Oct. 16 Art Minute: Pablo Picasso, Les Metamorphoses

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Pablo Picasso (Spanish, active France, 1881-1973), Les Metamorphoses. Written by Ovid (43 BCE–17CE), translated by Georges Lafaye. 30 etchings. Published by Albert Skira, Lausanne, 1931. Edition of 145. Gift of Molly and Walter Bareiss, 1984.881. In the exhibition Drawn from Classicism: Modern Artists’ Books. Wolfe Gallery mezzanine.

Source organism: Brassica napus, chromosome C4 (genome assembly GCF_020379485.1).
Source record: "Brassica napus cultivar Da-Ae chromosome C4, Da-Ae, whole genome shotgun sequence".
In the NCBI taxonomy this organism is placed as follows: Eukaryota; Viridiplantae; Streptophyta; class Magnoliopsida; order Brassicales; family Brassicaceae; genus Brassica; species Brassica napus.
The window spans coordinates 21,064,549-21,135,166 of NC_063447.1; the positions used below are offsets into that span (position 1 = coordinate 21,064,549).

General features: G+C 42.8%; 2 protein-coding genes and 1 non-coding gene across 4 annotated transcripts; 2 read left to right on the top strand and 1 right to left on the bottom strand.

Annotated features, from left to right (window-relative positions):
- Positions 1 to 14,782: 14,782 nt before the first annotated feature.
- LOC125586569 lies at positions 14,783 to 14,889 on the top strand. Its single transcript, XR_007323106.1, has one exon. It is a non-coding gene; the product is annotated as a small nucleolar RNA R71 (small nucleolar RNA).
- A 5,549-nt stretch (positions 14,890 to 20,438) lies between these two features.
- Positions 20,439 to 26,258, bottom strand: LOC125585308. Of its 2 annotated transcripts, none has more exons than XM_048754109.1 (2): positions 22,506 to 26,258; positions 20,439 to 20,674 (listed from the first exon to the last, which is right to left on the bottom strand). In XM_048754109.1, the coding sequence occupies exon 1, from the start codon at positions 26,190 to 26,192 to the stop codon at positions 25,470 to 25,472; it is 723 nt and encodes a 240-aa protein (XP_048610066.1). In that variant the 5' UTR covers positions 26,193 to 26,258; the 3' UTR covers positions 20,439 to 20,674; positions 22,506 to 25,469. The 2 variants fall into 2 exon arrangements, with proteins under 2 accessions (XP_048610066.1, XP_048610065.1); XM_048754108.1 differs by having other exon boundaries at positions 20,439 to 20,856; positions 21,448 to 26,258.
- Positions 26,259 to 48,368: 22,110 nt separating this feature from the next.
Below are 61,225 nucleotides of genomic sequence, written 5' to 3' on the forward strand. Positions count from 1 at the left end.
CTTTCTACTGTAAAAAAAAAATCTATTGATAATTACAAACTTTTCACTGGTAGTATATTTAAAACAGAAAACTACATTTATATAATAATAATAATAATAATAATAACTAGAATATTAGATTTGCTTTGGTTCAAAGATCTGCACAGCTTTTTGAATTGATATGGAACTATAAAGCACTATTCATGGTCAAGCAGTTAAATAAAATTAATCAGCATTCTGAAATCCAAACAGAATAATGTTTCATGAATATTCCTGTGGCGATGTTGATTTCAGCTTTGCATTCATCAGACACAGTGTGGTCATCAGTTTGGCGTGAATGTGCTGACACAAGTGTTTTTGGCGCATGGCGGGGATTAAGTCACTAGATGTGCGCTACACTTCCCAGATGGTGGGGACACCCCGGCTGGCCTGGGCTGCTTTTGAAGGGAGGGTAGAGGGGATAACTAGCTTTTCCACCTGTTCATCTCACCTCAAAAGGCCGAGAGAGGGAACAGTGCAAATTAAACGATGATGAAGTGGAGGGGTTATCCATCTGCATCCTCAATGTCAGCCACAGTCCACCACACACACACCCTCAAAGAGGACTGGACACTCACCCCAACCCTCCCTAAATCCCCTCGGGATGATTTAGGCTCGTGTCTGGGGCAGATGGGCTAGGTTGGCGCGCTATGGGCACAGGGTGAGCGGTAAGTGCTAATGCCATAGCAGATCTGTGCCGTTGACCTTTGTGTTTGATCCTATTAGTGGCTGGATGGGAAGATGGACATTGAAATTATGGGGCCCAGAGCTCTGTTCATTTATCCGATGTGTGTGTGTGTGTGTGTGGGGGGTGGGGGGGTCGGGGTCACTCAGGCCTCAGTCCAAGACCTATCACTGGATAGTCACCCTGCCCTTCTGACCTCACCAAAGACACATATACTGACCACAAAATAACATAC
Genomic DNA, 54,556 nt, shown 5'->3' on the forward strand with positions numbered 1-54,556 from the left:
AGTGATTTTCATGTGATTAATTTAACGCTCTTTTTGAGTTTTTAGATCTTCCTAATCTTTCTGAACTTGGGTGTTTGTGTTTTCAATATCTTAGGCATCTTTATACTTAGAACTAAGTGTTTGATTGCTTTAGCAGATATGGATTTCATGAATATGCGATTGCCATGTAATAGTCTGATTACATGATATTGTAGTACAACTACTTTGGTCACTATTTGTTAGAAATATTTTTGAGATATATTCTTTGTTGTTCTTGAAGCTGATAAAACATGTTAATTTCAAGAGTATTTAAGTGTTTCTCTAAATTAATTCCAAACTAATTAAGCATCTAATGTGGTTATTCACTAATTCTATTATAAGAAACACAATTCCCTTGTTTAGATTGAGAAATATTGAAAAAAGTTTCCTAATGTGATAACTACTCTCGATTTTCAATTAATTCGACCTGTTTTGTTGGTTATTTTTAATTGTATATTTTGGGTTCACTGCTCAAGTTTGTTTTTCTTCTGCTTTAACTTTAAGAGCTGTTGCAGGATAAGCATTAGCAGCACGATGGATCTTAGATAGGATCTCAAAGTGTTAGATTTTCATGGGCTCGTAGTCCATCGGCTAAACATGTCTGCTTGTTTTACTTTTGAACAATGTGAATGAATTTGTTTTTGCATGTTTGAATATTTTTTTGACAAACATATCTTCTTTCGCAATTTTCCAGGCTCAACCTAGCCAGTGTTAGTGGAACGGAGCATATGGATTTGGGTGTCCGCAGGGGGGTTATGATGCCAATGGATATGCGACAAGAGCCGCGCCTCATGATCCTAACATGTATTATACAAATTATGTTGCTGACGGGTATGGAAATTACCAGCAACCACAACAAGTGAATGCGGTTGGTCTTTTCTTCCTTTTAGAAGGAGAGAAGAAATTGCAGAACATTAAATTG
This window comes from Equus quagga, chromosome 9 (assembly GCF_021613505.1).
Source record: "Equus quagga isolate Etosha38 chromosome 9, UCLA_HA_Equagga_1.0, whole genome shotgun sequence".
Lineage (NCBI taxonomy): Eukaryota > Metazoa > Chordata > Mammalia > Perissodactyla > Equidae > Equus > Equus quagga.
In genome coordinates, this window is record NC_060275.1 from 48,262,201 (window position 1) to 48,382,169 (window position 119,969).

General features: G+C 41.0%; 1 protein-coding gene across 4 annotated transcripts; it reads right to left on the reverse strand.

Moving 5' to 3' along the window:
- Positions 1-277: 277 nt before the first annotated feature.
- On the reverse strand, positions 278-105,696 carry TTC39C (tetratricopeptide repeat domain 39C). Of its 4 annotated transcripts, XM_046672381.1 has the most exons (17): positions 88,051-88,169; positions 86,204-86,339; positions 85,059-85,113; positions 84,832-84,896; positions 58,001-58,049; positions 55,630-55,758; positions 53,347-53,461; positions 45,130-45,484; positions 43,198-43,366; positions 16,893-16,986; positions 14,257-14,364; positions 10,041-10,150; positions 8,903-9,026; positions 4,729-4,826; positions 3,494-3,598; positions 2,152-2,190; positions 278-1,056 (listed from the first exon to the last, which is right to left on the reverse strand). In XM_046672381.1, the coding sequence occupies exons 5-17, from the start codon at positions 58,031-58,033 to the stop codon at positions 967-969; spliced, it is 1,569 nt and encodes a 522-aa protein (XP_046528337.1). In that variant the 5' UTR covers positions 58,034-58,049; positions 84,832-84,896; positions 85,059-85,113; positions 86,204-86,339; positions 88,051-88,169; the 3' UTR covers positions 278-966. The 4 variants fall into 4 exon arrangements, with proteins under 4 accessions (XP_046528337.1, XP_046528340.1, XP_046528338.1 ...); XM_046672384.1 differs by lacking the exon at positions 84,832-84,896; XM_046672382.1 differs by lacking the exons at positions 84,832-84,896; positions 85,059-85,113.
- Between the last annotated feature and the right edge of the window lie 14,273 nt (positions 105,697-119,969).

Ancient Roman writer Ovid’s Metamorphoses, a collection of more than 250 separate myths loosely linked by the theme of transformation, provided Pablo Picasso his first opportunity in illustrated book form to engage with classical antiquity in a visually expressive, modern fashion. Though written in 8 CE in the grand style of classical poetry, Ovid’s epic departs from the standard classical structure in its lack of a central figure and absence of a unifying, linear plot narrated by a single voice. Similarly, Picasso’s animated depictions of Ovid’s legends—full of violent action intermingled with lust and desire—challenge antiquity’s ideal of “noble simplicity and classic grandeur.”


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